FDREAD (1) | General commands | Unix Manual Pages | :man▋
fdread - read floppy disks
fdread [-qr] [-d device] [-f fillbyte] [-o file] fdread [-d device] -I numsects [-t trackno]
The fdread utility reads floppy disks. Effective read blocking based on the track size is performed, and floppy-specific error recovery of otherwise bad blocks can be enabled.
The fdread utility will always read an entire floppy medium, and write its contents to the respective output file. Unlike other tools like dd(1), fdread automatically uses a read block size that is more efficient than reading single blocks (usually one track of data at a time), but falls back to reading single floppy sectors in case of an input/output error occurred, in order to obtain as much valid data as possible. While fdread is working, kernel error reporting for floppy errors is turned off, so the console and/or syslog are not flooded with kernel error messages.
The fdread utility accepts the following options:
|-q || Turn on quiet mode. By default, the medium parameters of the device are being written to standard error output, progress will be indicated by the approximate number of kilobytes read so far, and errors will be printed out in detail, including the information about the location of recovered data in the output. In quiet mode, none of these messages will be generated. |
|-r || Enable error recovery. By default, fdread stops after the first unrecovered read error, much like dd(1) does. In recovery mode, however, one of two recovery actions will be taken: |
- If the error was a CRC error in the data field, the kernel is told to ignore the error, and data are transferred to the output file anyway.
.Bf -emphasis Note that this will cause the erroneous data to be included in the output file!
.Ef Still, this is the best recovery action that can be taken at all.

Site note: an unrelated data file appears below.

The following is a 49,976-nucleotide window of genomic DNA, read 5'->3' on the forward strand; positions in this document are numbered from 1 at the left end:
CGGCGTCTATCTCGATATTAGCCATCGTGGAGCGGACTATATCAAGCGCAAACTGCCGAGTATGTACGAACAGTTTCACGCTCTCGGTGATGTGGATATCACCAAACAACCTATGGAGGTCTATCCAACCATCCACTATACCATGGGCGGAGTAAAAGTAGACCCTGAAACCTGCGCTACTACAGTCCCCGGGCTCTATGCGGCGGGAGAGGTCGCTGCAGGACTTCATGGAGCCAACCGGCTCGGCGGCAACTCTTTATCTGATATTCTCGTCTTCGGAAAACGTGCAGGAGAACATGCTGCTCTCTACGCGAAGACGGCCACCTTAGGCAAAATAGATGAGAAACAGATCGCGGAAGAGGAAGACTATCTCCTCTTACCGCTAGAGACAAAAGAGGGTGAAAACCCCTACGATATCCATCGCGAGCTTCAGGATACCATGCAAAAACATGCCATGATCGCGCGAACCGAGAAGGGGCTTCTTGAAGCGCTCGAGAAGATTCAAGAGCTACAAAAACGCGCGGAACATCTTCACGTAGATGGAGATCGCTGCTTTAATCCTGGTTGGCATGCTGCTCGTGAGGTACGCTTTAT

- All other errors are really fatal (usually, the FDC did not find the sector ID fields), thus a dummy block with fill bytes will be included in the output file.
Unless operating in quiet mode, the action taken and the location of the error in the output file will be displayed.
|-d device |
| || Specify the input floppy device, defaulting to /dev/fd0. The parameter device must be a valid floppy disk device. |
|-f fillbyte |
| || Value of the fill byte used for dummy blocks in the output file in recovery mode. Defaults to 0xf0. (Mnemonic: "foo.") The value can be specified using the usual C language notation of the number base. |
|-o file |
| || Specify the output file to be file. By default, the data will be written to standard output. |
|-I numsects |
| || Read numsects sector ID fields, and write out their contents to standard output. Each sector ID field contains recorded values for the cylinder number (C), the head number (H), the record number (sector number starting with 1) (R), and the sector shift value (0 = 128 bytes, 1 = 256 bytes, 2 = 512 bytes, 3 = 1024 bytes) (N). The -I option is mutually exclusive with all other options except -d device and -t trackno. |
|-t trackno |
| || Specify the track number (cylinder number * number of heads + head number) to read the sector ID fields from; only allowed together with the -I numsects option. |
| /dev/fd0 |
| || Default device to read from. |
The fdread utility sets the exit value according to sysexits(3). In recovery mode, the exit value will be set to EX_IOERR if any error occurred during processing (even in quiet mode).
Unless running in quiet mode, upon encountering an error, the status of the floppy disc controller (FDC) will be printed out, both in hexadecimal form, followed by a textual description that translates those values into a human-readable form for the most common error cases that can happen in a PC environment.
The FDC error status includes the three FDC status registers ST0, ST1, and ST2, as well as the location of the error (physical cylinder, head, and sector number, plus the "sector shift value", respectively). See the manual for the NE765 or compatible for details about the status register contents.
The FDCs status is then examined to determine whether the error is deemed to be recoverable. If error recovery was requested, the location of the bad block in the output file is indicated by its (hexadecimal) bounds. Also, a summary line indicating the total number of transfer errors will be printed before exiting.
dd(1), fdwrite(1), sysexits(3), fdc(4), fdcontrol(8)
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